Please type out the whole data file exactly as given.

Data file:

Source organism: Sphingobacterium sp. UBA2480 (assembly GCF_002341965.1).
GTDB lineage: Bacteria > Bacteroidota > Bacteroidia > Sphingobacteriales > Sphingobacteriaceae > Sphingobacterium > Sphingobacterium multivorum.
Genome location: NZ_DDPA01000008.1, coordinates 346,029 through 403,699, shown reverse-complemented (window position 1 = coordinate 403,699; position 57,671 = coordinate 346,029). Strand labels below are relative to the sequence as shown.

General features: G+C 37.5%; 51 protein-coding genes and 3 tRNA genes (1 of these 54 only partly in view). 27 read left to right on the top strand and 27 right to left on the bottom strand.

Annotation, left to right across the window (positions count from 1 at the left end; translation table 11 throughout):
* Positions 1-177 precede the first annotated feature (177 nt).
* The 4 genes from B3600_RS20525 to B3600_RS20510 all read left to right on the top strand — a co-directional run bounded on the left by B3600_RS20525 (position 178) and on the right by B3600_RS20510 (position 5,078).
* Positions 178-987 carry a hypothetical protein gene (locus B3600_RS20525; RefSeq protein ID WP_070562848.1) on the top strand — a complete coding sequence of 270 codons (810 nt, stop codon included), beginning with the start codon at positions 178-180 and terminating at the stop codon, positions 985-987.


Source organism: Sphingobacterium sp. UBA2480 (assembly GCF_002341965.1).
GTDB lineage: Bacteria > Bacteroidota > Bacteroidia > Sphingobacteriales > Sphingobacteriaceae > Sphingobacterium > Sphingobacterium multivorum.
Genome location: NZ_DDPA01000008.1, coordinates 346,029 through 403,699, shown reverse-complemented (window position 1 = coordinate 403,699; position 57,671 = coordinate 346,029). Strand labels below are relative to the sequence as shown.

General features: G+C 37.5%; 51 protein-coding genes and 3 tRNA genes (1 of these 54 only partly in view). 27 read left to right on the top strand and 27 right to left on the bottom strand.

Annotation, left to right across the window (positions count from 1 at the left end; translation table 11 throughout):
* Positions 1-177 precede the first annotated feature (177 nt).
* The 4 genes from B3600_RS20525 to B3600_RS20510 all read left to right on the top strand — a co-directional run bounded on the left by B3600_RS20525 (position 178) and on the right by B3600_RS20510 (position 5,078).
* Positions 178-987 carry a hypothetical protein gene (locus B3600_RS20525; RefSeq protein ID WP_070562848.1) on the top strand — a complete coding sequence of 270 codons (810 nt, stop codon included), beginning with the start codon at positions 178-180 and terminating at the stop codon, positions 985-987.